Pray for Us Sinners by Philip Luber

Fawcett (first), 1998

Psychiatrist Harry Kline, Concord, Mass. widower, reluctantly agrees to help his girlfriend, FBI agent and former prosecutor Veronica Pace (although Kline’s daughter and others think he’s too old to have a “girlfriend”) discover who killed her mother in a break-in twenty years earlier. A nine-year-old Veronica had been in the house, saw her mother killed, held a gun on the intruder but couldn’t fire, and she has lived with the terror of the moment ever since. Luber writes very well, his characters are fully-formed and attractive, and the introduction of a couple of the Boston mob is a neat touch, but with all that and a good premise to boot, Luber has no story to tell. Kline takes us on a drive from Watertown to Concord and a walk from Concord center to the “rude bridge that arched the flood;” he writes about the “smart” people (should it be “gifted” people?) buried in the Concord cemetery, and how McLean Hospital differs from the VA hospital in Bedford — too much about irrelevant matters that only make it clear that there isn’t a full blown plot. Kline’s an interesting character, and he should be given the opportunity to prove that he can be less self-obsessed and more open to understanding the women in his life. I’d make an appointment for the return engagement — provided Luber has a story to tell, because he writes too well to waste the effort on nothing very much. (Kathy Phillips)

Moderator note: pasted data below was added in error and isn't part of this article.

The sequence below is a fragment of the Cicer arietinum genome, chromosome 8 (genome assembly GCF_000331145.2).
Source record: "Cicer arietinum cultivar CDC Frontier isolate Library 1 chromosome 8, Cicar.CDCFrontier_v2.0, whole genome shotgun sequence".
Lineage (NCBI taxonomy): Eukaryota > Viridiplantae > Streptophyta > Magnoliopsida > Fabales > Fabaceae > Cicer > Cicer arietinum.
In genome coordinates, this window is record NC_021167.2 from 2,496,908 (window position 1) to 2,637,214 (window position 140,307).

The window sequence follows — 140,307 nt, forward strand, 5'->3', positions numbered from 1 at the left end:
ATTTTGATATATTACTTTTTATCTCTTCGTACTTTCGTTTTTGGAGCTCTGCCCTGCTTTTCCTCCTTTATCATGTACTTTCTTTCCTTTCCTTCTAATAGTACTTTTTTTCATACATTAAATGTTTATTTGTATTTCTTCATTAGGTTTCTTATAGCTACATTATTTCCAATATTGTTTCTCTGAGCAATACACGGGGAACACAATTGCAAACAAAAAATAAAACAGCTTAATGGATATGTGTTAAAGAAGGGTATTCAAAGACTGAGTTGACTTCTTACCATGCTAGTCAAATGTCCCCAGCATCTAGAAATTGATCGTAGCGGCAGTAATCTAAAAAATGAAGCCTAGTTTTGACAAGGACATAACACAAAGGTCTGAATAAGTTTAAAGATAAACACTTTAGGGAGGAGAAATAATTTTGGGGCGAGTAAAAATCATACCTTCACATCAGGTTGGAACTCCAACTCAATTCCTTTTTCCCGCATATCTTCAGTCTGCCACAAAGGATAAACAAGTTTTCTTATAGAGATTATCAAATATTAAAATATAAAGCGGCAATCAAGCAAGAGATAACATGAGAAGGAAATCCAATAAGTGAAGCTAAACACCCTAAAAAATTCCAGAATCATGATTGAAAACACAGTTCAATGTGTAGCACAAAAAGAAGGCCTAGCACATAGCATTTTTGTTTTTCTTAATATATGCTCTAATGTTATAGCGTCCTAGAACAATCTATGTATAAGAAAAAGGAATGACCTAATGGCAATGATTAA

Originally published in Issue # 152 – January/February 1998

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